As someone who grew up on endless antibiotics for ear infections, only to find out later that I was lactose intolerant, I have become very interested in why we as humans are the only mammals who continue to consume milk products after being weaned. Fascinating really! Is it because the ‘food pyramids’ we grew up being taught about showed dairy as being an important part of any balanced meal, or because it was reiterated from a young age that dairy was the most important source of calcium (if in fact not the only source!)? And so it is no wonder that so many of us moms find it next to impossible to switch off that part of our brains that still tell us that our children need dairy in order to develop properly. So let me share a few dairy facts with you which might assist…
Dairy is a good source of calcium right?
What would you say if I told you that “The countries with the highest rates of osteoporosis are the ones where people drink the most milk and have the most calcium in their diets. The connection between calcium consumption and bone health is actually very weak, and the connection between dairy consumption and bone health is almost nonexistent.” Amy Lanou Ph.D. nutrition director for the Physicians Committee for Responsible Medicine in Washington, D.C.
Dairy once consumed has an acidifying effect on the body which the body needs to neutralise. To do this it uses calcium and the best source of calcium to your body is stored in your bones. The calcium therefore leaches out of the bones and into the bloodstream. So this in fact has the opposite effect on our bodies as to what we’ve been taught.
Dairy is an important part of a well-balanced diet for any child that is not lactose intolerant right?
Amazingly enough it is not only children who are allergic to dairy who need to avoid it. The consumption of dairy has been linked to numerous diseases and ailments.
In Disease proof your child by Joel Fuhrman MD he states:
Data from a multicountry analysis of cow’s milk consumption showed a strong correlation between milk consumption in children and the incidence of childhood-onset (type 1) diabetes. As the consumption of cow’s milk increased in a country, so did the incidence of childhood-onset diabetes.
Diseases with a strong link to cow’s milk:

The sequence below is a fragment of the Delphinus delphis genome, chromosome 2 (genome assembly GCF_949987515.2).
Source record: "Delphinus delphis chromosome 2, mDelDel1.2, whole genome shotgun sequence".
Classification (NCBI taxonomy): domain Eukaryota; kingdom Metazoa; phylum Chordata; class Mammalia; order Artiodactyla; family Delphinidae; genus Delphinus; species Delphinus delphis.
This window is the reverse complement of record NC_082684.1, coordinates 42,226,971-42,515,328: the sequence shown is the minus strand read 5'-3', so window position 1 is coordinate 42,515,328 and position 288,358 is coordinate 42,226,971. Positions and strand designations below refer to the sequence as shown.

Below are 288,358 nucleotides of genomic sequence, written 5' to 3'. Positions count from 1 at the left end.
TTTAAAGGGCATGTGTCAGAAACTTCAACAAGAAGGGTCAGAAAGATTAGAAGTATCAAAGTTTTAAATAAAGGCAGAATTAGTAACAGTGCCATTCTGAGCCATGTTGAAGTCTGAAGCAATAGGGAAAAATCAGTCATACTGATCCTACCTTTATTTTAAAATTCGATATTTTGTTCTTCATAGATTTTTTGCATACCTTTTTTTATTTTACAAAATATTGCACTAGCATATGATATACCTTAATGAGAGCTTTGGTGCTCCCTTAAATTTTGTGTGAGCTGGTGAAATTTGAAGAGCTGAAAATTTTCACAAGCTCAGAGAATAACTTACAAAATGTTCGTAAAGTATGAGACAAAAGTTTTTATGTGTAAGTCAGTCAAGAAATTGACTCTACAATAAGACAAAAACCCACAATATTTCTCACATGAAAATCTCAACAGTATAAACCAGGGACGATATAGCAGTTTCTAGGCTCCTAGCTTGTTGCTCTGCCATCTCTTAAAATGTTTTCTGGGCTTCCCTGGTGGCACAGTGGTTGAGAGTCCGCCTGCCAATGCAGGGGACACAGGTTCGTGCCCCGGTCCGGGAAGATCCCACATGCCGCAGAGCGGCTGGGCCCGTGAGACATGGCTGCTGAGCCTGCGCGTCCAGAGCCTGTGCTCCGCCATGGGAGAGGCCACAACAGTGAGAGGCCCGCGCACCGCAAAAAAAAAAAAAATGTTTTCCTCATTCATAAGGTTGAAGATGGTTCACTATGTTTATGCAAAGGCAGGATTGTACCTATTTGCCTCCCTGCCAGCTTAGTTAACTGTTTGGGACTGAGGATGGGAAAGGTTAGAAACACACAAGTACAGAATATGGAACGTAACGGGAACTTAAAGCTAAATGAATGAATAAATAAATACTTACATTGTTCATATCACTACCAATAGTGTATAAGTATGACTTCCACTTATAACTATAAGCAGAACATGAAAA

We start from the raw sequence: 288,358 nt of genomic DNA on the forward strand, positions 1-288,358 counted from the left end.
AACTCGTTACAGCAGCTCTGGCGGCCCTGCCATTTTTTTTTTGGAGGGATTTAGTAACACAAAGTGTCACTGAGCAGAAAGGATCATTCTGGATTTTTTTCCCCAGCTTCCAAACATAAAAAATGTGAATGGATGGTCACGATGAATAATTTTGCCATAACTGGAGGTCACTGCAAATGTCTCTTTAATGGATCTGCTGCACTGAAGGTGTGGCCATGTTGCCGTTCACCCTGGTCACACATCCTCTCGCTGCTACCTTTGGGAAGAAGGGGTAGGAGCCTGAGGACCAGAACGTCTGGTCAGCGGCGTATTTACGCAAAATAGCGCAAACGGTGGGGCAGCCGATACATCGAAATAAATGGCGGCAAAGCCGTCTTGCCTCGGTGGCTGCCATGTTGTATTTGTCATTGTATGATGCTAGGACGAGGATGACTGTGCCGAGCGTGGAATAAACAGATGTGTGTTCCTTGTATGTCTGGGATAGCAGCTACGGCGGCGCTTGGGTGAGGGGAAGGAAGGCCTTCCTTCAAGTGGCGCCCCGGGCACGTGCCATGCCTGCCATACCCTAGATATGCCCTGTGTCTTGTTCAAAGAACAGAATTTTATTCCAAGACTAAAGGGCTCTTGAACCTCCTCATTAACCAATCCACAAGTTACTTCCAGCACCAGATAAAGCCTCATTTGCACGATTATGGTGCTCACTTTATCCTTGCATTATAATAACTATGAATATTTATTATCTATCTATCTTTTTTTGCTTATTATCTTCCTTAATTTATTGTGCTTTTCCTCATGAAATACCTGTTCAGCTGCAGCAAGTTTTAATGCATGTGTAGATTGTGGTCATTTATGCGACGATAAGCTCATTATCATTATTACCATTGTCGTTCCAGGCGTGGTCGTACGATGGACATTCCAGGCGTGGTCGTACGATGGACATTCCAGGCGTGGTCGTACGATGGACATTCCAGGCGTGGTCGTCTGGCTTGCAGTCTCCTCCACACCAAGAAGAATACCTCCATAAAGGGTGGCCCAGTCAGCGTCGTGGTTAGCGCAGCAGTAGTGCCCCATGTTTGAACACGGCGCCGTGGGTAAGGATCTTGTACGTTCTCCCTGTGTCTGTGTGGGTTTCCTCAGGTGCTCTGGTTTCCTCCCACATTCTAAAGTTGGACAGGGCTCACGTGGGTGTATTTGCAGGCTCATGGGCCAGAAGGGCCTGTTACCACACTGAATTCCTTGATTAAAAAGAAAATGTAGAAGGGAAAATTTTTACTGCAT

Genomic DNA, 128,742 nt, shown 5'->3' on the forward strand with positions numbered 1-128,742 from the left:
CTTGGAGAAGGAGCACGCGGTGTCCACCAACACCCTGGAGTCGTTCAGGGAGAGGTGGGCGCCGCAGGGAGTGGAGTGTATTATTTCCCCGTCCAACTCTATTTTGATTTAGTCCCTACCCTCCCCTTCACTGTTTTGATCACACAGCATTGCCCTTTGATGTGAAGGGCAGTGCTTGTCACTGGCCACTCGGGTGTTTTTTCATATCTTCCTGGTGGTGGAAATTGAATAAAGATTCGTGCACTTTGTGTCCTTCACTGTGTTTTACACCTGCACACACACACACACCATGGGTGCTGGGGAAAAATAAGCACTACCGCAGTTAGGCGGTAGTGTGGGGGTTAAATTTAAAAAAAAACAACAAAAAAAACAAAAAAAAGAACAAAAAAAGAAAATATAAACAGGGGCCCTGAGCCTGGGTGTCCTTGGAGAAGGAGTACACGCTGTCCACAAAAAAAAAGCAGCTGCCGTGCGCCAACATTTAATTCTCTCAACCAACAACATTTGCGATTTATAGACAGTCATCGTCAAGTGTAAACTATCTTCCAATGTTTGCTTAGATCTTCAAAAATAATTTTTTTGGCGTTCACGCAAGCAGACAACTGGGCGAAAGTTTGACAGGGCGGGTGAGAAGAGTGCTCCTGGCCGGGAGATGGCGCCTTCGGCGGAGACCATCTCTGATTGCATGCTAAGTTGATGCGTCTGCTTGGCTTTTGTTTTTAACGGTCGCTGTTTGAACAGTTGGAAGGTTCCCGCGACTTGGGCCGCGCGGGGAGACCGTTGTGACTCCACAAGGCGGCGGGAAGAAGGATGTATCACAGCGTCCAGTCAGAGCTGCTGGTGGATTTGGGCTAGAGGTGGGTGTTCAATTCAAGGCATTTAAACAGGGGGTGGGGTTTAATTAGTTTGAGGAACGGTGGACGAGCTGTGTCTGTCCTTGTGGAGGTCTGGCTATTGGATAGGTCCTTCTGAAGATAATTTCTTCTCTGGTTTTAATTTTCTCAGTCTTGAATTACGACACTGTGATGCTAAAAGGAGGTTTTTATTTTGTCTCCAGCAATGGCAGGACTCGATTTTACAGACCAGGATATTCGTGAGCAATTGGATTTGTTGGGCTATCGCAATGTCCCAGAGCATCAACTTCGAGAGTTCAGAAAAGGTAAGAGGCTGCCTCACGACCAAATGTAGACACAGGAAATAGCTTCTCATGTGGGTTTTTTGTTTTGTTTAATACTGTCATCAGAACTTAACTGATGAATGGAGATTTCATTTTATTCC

- Anal fissures;
- Childhood-onset diabetes;
- Chronic constipation;
- Crohn’s disease;
- Ear infections;
- Heart attacks;
- Multiple sclerosis;
- Prostate cancer;
And Patrick Holford in The Optimum Nutrition Bible states:
Milk consumption is strongly linked with the increased risk for cardiovascular disease and also breast and prostate cancer. The higher a country’s intake of milk, the higher its incidence of cardiovascular disease.
Our bodies actually produce an antibody against milk, which certainly suggests it isn’t an ideal food. On top of that 70% of people stop producing lactase, the enzyme to digest milk sugar, once they’ve been weaned. Is nature trying to tell us something?
Even more insidious than the link to heart disease is new research suggesting that dairy consumption may be the main reason that people in the west have a massive risk of breast and prostate cancer, while Asians don’t. The figure for the chances of women in China dying from breast cancer are 1 in 10,000 as opposed to close to 1 in 10 for the UK. For prostate cancer the difference is even greater. In rural China the incidence is 0.5 in 100,000, yet it is estimated that, by 2015, 1 in 4 men in the UK will have a diagnosis of prostate cancer at some point in their lives.
So what are the alternatives?
Remembering that dairy is not a good source of calcium anyway, there really is no need for ‘alternatives’ in your child’s diet. That being said what would cereal be without a good glug of milk poured over it! In my home we use organic rice milk as an alternative and from the age of 1 neither of my children consumed much dairy at all. We consider cheese to be a treat in our house and will sprinkle some onto gluten free pizzas or baked potatoes. But this is not a common occurrence. In fact it is interesting to note that when my children catch a virus it very seldom, if ever, progresses into a secondary infection requiring antibiotics. My daughter is about to turn 3 and has never been on a course of antibiotics. And I attribute this largely to the way they eat and most specifically the lack of dairy, gluten and sugar in their diets.
Good sources of calcium which should be included in any healthy diet include nuts (almonds are the best), seeds (sesame seeds), green vegetables (kale or barley/wheat grass juice) and beans (soya). That being said please remember that as many as 40% of children who are intolerant to dairy may also be intolerant to soya.
In conclusion, the time has come for dairy to be removed from the food groups and along with it from our families’ diets. And this is not just for those who are intolerant or allergic, every single person will benefit from removing dairy form their diet and replacing it with the wholesome foods that nature intended for us to consume.